But try arguing that food is too cheap to the authors of the 2015 Sonoma County Hunger Index, a report commissioned by the Sonoma County Department of Health Services together with dozens of local organizations, which revealed that some 70,000 local households—36 percent of the county—missed 34 million meals last year.
Which begs the question: aside from fancy lettuce for high-end restaurants, can Sonoma County farmers afford to grow the food that Sonoma County eats while paying their workers and themselves a living wage?
Last April, California Governor Jerry Brown signed AB3, a bill to raise the statewide minimum wage to $15 an hour over the next six years. Millions of California workers—more than one-third of the Golden State’s workforce—could see a raise. Which means that whether it’s grown here or in more affordable parts of the state, the cost of food production—and potentially its final price tag—will need to absorb the additional labor costs.
Enter Mexico: a tough strike last year, what some call the most significant farm labor achievement in recent Mexican history, resulted in a promise to pay farmworkers 180 pesos, about $11.50 per day.
“The global economy of cheap food is real,” Adam Davidoff says, acknowledging that even his more modestly priced beets and potatoes must compete with imports. “But should market forces dictate responsibility?” he asks. “While it won’t be easy, paying anything below $15 per hour is unreasonable, whether it’s the law or not.”
Influential groups like the California Farm Bureau and Western Growers Association have come out against the proposed minimum wage, fearing they’ll be unable to compete in the global marketplace or be forced to replace human labor with mechanization. In a joint letter, together with dozens of other large interest groups and chambers of commerce, they claimed the hike “does not assist those actually living in poverty and could potentially harm them further if low-wage jobs are reduced due to the increased cost on businesses.”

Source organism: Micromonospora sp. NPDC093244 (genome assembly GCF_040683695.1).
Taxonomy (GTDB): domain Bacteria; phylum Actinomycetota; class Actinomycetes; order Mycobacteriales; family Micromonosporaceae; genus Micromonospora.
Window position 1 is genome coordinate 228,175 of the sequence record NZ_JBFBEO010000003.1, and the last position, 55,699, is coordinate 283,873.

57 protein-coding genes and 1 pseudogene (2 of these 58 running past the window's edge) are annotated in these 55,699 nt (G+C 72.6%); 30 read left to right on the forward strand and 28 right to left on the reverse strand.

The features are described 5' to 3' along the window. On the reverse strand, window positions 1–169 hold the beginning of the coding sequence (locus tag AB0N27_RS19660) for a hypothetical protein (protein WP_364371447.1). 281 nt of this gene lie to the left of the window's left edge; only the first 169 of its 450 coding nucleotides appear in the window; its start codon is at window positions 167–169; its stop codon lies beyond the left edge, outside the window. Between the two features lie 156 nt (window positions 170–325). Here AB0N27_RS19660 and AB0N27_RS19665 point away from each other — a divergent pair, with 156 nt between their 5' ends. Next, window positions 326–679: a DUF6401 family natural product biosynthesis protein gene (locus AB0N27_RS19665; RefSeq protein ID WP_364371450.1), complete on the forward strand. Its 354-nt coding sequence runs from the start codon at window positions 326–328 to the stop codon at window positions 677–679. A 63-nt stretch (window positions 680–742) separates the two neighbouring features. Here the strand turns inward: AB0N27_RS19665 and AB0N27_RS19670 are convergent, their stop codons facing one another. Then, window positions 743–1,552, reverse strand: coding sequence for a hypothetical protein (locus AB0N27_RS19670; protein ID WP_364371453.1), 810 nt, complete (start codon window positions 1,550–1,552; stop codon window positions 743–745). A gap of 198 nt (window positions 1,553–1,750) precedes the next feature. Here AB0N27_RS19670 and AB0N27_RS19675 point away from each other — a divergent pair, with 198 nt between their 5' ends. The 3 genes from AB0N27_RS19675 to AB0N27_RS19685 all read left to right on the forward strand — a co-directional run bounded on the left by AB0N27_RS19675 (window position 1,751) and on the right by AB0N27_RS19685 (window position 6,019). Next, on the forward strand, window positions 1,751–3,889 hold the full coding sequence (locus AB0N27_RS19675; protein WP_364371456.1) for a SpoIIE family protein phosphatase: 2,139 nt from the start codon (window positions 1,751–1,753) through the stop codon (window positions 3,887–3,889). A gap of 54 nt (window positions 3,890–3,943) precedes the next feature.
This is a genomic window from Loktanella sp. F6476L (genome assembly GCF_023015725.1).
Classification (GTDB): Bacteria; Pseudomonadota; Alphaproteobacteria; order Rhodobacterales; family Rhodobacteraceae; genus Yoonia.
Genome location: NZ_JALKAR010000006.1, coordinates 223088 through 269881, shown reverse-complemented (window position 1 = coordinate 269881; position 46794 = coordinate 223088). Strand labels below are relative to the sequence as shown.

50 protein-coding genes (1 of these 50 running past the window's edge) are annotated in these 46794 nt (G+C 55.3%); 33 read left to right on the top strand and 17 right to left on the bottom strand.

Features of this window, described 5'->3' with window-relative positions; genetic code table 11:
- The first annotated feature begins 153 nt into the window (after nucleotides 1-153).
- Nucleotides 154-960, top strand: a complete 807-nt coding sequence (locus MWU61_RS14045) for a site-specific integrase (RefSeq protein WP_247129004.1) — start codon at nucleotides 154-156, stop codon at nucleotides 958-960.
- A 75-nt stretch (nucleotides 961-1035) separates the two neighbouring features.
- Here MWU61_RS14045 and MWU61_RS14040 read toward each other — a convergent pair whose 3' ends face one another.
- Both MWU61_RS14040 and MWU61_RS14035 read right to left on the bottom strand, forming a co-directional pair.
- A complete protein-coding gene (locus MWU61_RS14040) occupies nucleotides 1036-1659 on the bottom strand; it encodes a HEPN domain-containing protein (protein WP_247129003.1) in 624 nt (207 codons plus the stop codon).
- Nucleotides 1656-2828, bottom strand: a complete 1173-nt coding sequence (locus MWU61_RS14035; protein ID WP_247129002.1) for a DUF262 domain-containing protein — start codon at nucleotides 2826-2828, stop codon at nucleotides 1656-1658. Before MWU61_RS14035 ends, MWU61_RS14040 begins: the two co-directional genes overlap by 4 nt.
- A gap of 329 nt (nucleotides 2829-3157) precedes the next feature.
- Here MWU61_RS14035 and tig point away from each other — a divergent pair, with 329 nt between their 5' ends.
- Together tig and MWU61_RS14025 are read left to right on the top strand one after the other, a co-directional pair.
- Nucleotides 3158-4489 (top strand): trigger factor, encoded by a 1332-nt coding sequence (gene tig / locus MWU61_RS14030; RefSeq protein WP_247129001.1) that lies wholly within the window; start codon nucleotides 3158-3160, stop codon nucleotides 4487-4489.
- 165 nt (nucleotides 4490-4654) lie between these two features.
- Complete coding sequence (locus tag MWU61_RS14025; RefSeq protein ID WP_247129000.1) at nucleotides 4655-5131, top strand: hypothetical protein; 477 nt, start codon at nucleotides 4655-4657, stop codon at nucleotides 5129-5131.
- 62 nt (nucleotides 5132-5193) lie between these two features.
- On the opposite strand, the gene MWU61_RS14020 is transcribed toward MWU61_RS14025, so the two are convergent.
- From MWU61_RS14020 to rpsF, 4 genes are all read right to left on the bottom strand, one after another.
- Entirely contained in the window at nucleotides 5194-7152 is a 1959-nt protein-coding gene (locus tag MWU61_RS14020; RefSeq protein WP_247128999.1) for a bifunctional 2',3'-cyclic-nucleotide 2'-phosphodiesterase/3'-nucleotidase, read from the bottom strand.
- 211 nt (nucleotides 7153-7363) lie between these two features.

But local farmers like Davidoff, along with Wayne James of Tierra Vegetables and Paul and Elizabeth Kaiser of Singing Frogs Farm, don’t agree. Despite feeling the same pinch, they were all on their way to paying $15 per hour even before news of the minimum wage bill broke.
“We need to be realistic,” says Paul Wirtz, owner of Paul’s Produce who employs four full-time field workers and a handful of others at his Sonoma farm. Also on his way to meeting the new increase prior to any state requirement, Wirtz admits, “Fifteen is a hefty sum to pay an entry-level employee, but a person simply can’t make it here on less than that. If we consider ourselves real business people with confidence in our skills as farmers, we need to figure out how to pay a living wage. Farmworkers should be treated like everyone else in our society. They deserve respect.”